Mon. Sep 26th, 2022
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Badagry is one of the twenty local government areas (LGAs) of Lagos State, Nigeria. The area’s headquarters are in the town of Ajara, and the LGA includes Oke-oko, Iworo-Ajido, Gbaji, Egan, Mowo, Ekunpa, Popoji, and Farasime, among other towns and villages.

The Yoruba ethnic division is the dominant tribal affiliation in Badagry LGA, which has a population of 325,512 people. Yoruba and English are the most widely spoken languages in Badagry, and Christianity and Islam are the most widely practiced religions, with a sizable number of traditionalists.

The Badagry Heritage Museum, the Mobee Slave Relic Museum, the Vlekete shrine, and the Agiya monument are all major tourist attractions in the area because of the LGA’s significant involvement in the slave trade history. The Badagry festival and the Gunuvi festival are two popular festivals hosted in Badagry.

In this coastal town in southwestern Nigeria, the sun shines through the tall palm trees and beautiful white clouds. The skin is caressed by a pleasant wind from the neighboring Lagos Lagoon.

Badagry, in Lagos state, has museums and monuments that date back to 1845 and tell the story of this region. During the Transatlantic Slave Trade, when thousands of captives were taken to the Americas and Europe, the town served as a significant station. The ancient sites in Badagry also reveal a wealth of information about life in colonial Nigeria and the country’s conversion to Christianity.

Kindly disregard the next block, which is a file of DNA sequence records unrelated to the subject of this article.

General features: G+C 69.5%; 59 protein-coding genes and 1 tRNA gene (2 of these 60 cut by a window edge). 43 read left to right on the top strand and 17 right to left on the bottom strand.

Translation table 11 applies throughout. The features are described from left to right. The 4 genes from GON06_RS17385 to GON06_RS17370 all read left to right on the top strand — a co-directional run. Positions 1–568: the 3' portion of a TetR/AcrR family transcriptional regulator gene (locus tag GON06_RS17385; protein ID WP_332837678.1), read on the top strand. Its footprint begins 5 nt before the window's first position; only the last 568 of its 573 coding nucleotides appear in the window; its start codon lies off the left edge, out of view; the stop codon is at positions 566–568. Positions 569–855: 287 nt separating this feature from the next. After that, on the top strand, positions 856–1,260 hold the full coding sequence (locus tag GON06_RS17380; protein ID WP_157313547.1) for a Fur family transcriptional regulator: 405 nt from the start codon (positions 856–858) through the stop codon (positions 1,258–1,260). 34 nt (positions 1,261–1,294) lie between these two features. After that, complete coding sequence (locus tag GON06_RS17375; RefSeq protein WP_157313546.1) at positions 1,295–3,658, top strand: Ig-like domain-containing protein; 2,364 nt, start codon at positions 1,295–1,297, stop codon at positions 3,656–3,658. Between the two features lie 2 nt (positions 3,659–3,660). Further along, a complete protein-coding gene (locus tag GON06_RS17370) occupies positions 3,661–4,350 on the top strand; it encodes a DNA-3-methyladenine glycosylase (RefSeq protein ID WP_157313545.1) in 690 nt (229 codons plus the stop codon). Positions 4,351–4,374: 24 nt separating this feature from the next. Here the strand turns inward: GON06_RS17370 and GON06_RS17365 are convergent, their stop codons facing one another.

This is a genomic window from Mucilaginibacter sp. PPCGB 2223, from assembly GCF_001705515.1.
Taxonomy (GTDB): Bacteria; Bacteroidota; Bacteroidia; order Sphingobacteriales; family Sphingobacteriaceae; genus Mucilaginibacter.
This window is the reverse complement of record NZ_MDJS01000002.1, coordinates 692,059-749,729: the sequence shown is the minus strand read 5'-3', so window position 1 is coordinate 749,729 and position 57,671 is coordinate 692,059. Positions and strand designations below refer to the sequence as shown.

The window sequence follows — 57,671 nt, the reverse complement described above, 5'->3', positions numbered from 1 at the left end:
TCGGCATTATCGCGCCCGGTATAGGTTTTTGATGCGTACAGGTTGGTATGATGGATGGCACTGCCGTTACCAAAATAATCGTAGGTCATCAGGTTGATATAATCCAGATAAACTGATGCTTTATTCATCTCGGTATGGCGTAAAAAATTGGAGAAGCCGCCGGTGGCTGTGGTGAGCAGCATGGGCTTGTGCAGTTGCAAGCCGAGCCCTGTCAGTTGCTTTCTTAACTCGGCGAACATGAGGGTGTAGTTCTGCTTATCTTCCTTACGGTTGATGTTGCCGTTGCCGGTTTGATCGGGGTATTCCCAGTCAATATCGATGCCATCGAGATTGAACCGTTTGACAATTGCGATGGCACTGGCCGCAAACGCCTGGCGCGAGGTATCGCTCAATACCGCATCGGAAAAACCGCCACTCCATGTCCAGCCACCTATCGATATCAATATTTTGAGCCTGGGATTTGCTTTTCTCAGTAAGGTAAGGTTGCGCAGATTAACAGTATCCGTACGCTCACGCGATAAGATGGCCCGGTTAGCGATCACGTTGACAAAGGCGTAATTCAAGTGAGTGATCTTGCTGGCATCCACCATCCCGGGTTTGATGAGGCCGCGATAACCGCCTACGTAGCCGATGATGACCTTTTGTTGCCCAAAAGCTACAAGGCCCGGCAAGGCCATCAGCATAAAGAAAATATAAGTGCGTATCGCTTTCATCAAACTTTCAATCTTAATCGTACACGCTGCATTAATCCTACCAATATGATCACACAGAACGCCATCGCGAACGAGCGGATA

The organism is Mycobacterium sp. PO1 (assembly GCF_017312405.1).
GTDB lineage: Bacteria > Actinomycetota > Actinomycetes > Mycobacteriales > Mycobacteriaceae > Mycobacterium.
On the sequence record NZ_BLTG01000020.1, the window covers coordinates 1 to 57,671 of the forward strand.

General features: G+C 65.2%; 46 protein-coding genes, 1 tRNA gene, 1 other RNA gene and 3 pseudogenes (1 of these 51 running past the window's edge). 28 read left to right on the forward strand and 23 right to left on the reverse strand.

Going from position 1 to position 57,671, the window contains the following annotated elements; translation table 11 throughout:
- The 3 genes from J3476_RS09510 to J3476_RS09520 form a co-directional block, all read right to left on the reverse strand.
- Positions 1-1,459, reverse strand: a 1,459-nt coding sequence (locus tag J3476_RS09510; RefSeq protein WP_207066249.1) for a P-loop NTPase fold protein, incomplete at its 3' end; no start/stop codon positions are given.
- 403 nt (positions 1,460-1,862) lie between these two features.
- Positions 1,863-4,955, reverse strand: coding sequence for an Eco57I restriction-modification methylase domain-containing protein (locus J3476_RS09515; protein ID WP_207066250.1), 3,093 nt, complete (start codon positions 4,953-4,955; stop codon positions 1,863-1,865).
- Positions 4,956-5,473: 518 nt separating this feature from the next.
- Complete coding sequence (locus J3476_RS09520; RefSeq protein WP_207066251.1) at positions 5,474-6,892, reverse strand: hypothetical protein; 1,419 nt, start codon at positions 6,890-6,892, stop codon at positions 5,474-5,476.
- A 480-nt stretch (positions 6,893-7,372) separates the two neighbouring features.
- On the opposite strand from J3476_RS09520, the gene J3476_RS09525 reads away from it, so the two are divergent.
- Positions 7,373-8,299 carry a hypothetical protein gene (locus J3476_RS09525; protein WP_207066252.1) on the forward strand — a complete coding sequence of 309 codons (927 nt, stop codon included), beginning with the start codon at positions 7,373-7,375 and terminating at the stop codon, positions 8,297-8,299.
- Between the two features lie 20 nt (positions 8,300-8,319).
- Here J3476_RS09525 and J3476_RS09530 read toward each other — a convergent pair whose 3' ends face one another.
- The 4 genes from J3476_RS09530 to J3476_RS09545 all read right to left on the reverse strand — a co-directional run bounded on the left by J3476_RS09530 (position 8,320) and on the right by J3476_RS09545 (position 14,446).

Tourists come to Badagry to learn about the town, which many Nigerians refer to as the “cradle of Western civilisation” in the country, according to Oke-tojinu Setonji, a guide and founder of Jinuset Travels and Tours, which conducts tours of the area’s landmarks.

History of Badagry slave trade

This guide pointed out that the majority of the African slave trade was carried out by Africans rather than Europeans. When the Europeans came in the 1400s, slavery was already a part of the culture; slaves were captured after conflicts or were criminals who were enslaved as punishment. Initially, the Europeans were only able to trade for existing slaves.

Africans were compelled to continue capturing and selling slaves due to rising European demand, which lasted well into the 1800s. In Badagry, a lively slave auction evolved, where captives were swapped for firearms, whiskey, and other European goods.

The museum’s second room is one of the original cells, and it’s easy to image how terrifying it must have been with only that one small window still there with people crammed in for weeks or months at a time, with no toilet or other hygienic facilities. Many died before even boarding the ships that would transport them across the Atlantic.

Badagry’s Brazilian baracoon

Seriki Williams Abass, the “baracoon’s” owner, was profiled in another room. He’d been a slave himself, taken to Brazil to work as a domestic slave. He had been trained to read and write, allowing his owner to return him to Africa, where he worked as a slave trader with his former owner. He remained a famous and respected chief in Badagry even after the slave trade ended.